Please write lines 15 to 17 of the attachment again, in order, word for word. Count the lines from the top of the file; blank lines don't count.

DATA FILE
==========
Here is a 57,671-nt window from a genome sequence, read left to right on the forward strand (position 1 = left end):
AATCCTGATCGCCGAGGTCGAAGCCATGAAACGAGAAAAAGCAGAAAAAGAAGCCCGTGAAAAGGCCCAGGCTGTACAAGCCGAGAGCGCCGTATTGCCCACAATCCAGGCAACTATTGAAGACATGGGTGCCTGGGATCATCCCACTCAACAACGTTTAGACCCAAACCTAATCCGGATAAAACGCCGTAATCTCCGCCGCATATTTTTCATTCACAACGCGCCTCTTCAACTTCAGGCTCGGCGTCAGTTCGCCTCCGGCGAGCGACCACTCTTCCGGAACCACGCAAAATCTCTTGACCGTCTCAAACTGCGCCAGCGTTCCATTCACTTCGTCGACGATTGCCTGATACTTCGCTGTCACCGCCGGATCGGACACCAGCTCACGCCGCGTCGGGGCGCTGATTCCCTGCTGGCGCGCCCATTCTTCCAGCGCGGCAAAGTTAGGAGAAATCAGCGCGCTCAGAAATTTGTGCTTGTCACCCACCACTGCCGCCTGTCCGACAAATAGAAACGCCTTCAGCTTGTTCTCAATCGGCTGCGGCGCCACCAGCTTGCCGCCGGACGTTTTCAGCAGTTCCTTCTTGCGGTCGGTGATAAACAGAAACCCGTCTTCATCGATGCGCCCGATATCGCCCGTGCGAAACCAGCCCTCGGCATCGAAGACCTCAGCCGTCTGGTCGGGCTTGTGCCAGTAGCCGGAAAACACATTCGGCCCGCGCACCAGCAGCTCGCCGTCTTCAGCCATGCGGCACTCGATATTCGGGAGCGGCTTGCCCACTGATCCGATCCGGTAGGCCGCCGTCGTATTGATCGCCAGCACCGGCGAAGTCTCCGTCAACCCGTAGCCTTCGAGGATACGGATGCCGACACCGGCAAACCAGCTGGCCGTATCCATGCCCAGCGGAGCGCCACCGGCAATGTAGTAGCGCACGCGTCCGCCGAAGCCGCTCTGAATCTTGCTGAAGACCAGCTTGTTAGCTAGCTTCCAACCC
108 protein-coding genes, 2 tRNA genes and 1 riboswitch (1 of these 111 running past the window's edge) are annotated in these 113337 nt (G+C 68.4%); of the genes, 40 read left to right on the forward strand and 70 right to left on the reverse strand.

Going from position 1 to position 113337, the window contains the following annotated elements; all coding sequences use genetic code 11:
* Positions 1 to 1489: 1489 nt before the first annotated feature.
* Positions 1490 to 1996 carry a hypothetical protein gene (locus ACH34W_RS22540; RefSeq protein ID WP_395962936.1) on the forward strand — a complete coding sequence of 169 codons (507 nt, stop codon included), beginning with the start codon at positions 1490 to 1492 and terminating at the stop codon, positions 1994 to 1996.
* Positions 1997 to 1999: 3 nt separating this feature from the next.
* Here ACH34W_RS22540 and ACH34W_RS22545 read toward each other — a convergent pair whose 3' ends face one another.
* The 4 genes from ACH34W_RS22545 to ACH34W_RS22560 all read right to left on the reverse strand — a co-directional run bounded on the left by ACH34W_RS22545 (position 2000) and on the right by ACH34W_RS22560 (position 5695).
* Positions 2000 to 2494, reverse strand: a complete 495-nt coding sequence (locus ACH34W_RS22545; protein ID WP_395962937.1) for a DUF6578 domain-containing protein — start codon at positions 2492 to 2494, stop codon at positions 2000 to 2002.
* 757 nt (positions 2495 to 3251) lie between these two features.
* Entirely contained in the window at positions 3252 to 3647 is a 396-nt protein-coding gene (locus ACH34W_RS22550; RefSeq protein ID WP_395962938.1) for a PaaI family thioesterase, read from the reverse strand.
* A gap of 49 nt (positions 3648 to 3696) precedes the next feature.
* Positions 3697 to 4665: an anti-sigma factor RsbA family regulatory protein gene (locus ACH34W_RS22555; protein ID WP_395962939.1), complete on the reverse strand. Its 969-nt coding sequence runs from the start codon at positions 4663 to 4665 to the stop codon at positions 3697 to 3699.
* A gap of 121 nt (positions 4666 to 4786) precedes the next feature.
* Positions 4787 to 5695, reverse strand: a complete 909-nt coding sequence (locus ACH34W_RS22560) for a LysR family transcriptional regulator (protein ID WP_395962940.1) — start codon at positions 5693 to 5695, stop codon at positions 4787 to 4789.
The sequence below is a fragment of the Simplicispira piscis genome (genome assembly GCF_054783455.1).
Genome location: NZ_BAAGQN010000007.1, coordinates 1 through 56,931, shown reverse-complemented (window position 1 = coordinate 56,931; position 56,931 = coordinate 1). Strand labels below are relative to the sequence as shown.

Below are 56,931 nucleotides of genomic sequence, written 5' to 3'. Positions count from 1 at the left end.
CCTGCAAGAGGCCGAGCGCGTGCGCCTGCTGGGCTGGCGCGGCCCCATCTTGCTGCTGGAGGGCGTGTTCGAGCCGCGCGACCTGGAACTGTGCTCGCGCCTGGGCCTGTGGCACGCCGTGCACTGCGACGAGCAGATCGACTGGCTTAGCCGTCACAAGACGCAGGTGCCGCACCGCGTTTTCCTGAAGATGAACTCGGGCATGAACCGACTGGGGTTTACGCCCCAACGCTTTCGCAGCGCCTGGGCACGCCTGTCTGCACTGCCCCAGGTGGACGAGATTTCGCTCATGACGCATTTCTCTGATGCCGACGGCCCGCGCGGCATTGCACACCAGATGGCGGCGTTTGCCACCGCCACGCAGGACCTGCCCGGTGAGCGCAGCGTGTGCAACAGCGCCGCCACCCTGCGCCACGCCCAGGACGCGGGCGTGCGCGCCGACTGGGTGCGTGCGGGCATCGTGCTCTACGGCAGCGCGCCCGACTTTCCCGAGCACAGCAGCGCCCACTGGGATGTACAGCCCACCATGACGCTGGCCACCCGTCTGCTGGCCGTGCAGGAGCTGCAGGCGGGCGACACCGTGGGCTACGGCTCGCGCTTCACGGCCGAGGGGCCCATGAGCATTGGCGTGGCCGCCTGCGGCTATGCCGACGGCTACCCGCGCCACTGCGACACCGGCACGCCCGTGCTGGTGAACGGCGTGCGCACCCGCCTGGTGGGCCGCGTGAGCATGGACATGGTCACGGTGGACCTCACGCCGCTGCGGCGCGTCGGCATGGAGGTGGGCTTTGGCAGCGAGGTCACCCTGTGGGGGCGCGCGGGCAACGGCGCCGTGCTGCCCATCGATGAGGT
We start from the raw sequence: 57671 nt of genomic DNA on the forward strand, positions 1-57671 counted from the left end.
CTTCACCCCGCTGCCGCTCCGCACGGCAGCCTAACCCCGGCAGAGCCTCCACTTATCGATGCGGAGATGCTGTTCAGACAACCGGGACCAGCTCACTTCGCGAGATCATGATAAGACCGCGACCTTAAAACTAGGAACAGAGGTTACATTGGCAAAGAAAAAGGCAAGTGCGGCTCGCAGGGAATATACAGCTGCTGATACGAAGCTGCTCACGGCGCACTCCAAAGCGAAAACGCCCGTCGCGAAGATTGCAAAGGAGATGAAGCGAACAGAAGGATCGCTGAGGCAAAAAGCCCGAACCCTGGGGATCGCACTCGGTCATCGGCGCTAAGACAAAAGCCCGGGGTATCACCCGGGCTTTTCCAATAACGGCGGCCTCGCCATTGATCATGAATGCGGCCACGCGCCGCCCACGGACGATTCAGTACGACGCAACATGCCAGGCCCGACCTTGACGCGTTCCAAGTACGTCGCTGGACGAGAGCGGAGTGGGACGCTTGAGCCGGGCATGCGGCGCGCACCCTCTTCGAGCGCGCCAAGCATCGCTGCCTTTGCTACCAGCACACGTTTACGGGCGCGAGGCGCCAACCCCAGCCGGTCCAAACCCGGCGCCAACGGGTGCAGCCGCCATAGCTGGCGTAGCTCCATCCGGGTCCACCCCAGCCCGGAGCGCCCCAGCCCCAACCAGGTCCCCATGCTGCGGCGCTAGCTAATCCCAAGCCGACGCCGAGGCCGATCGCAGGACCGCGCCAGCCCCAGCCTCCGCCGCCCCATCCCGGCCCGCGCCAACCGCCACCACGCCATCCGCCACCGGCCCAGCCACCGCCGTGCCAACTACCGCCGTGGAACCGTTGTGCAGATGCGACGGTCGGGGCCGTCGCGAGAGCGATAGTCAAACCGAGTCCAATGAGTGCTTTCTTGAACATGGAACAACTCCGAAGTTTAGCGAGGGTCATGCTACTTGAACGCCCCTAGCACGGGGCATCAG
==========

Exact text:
* A gap of 121 nt (positions 4666 to 4786) precedes the next feature.
* Positions 4787 to 5695, reverse strand: a complete 909-nt coding sequence (locus ACH34W_RS22560) for a LysR family transcriptional regulator (protein ID WP_395962940.1) — start codon at positions 5693 to 5695, stop codon at positions 4787 to 4789.
The sequence below is a fragment of the Simplicispira piscis genome (genome assembly GCF_054783455.1).